Torts Flim-Flam

In an era of great economic flimflams, “tort reform” is one of the greatest. “Lawsuit abuse” has become one of just a handful of issues that the Bush administration and its business allies say must be addressed in order to generate more growth and jobs. Yet, it turns out, there's not a shred of evidence anywhere that the proposed changes in the tort system have anything to do with either economic growth or job creation.

Let me be clear about what I can and cannot tell you. I have no expertise to judge whether our tort system could be reformed so as to reduce frivolous lawsuits -- while still preserving strong incentives for companies and others to avoid non-frivolous lawsuits -- and to reduce the cost of compensating victims of wrongful actions. Likewise with respect to the utility of various medical malpractice reforms. What I can tell you is that this entire hullabaloo about litigation has very little to do with our economic future.

Let's go back to the sales pitch. President George W. Bush sponsored an economic summit last month that profiled “lawsuit abuse” as one of the “key economic issues” alongside tax and regulatory burdens, health care, and fiscal policy. Bush, in fact, said that the “cornerstone of any good [economic] program is legal reform” and that “the high costs of litigation in America makes it more difficult for us to compete with nations in Europe.” U.S. Secretary of Commerce Donald L. Evans weighed in, saying lawsuit abuse “threatens our competitiveness and innovation in the world.” Greg Mankiw, the administration's chief economist, noted in early December: “The president's economic agenda involves removing obstacles to growth. One such obstacle is the considerable burden placed on everyone by excessive lawsuits.” These statements echo the National Association of Manufacturers' statements that “frivolous lawsuits” are among the major “structural costs” that impede manufacturing competitiveness.

Hearing all this, one might conclude that adopting the administration's restraints on lawsuits would be very helpful in generating the much-needed jobs that have been all too rare in the United States, especially in manufacturing. One might even think there was evidence that tort reform would generate jobs. One would be wrong.

What's missing is a study that estimates the cost savings expected from “legal reform' and the number of jobs that will, thereby, be generated. No such study exists. So, the argument that tort reform will lead to any notable increase in growth or jobs is not a house of cards -- because there are no cards to begin with!

Instead of actual evidence, what's been offered instead are some (wildly wrong) estimates of the costs of the entire tort system, rather than any expected change in costs. In effect, proponents of tort reform are discussing the issue as though they are going to eliminate the tort system (in other words, eliminate the costs from all lawsuits).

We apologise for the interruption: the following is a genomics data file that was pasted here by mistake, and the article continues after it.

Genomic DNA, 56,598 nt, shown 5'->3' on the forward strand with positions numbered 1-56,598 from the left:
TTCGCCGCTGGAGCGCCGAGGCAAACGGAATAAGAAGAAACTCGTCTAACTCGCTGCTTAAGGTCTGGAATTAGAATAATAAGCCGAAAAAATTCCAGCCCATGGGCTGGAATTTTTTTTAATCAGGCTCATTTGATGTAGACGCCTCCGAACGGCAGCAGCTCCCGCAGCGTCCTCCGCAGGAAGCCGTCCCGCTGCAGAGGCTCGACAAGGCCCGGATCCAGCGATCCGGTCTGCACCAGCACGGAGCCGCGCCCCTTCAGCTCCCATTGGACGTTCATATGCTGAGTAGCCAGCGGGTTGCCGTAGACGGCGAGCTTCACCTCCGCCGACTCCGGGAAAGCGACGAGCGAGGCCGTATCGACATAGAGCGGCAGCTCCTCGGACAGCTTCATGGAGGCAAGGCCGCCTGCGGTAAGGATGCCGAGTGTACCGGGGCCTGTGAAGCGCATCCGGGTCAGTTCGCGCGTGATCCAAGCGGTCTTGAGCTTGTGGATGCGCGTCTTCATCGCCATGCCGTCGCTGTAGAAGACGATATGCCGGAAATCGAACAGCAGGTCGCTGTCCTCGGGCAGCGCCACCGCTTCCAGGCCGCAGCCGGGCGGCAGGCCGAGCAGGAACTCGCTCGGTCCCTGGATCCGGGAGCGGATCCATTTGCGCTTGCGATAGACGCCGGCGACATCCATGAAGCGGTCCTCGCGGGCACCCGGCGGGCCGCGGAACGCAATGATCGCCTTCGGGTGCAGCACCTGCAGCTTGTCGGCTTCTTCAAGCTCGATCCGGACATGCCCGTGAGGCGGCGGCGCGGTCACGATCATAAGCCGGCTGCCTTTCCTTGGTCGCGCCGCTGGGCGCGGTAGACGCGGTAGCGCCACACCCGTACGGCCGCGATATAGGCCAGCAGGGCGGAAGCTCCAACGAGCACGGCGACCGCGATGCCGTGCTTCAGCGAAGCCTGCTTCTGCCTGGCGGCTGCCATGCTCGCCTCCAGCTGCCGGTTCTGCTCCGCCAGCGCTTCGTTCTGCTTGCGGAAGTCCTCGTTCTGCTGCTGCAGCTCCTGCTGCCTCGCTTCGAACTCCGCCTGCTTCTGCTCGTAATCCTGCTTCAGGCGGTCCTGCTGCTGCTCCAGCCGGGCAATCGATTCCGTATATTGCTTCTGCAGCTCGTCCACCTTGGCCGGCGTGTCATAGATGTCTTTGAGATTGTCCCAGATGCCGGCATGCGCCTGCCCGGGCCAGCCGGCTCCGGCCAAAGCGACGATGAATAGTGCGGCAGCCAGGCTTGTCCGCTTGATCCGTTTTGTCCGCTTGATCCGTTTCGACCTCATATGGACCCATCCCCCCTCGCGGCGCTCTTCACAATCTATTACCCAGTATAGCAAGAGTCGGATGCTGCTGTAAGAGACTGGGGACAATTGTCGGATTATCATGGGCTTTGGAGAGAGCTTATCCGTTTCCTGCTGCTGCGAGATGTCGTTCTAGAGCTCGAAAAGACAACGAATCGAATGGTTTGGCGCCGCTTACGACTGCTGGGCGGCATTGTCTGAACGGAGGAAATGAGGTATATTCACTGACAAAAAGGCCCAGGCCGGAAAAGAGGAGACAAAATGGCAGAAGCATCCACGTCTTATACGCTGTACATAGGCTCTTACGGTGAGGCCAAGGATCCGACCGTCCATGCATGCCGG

Making matters worse, in the studies done for tort reform advocates -- conducted by Tillinghast-Towers Perrin (TTP), a company whose clients include most of the world's largest insurance companies -- the estimate of the cost of the whole tort system is not based on actual litigation expenses and the costs of administering awards. Rather, TTP uses the costs of the entire insurance industry as its measure of tort costs. Are we to conclude that the insurance industry is a parasitic industry? That we would have more and more jobs if we made the insurance industry smaller and smaller? To consider the insurance industry's costs as the costs of the tort system is amazingly misleading if for only one reason: Auto insurance and fender-bender claims comprise a large part of the insurance industry's costs. Much of the costs of auto insurance are irrelevant for legal reform, because they reflect car owners' claims against their own insurance company and many claims against other drivers that are never brought to a lawyer, let alone to a court. As a measure of our purported “lawsuit abuse” problem, these automobile matters are beside the point.

The administration argues that “lawsuit abuse” is a competitiveness problem, because tort costs (as mismeasured by TTP) in the United States are the highest among 12 countries. A simple examination of the relevant data, however, finds no connection. The most straightforward measure of competitiveness is a nation's level of productivity: the amount of goods and services produced, per hour worked. A comparison of tort costs and productivity levels is revealing. The four countries (United States, Germany, Italy, Belgium) with the highest productivity (i.e., most efficiently translating work effort into economic output) also have the highest tort costs. To be sure, there are also some countries with relatively low tort costs and high productivity, such as France and Denmark; but, overall, there is no reason to believe that tort costs are a major driver of a country's efficiency or productivity level.

There are reasonable cases to be made for restructuring our tort system, including the medical malpractice system. Do not make the mistake of thinking this issue has much to do with the serious jobs problems we face or our prospects for future growth. There's just no there there.

Lawrence Mishel is the president of the Economic Policy Institute (EPI).

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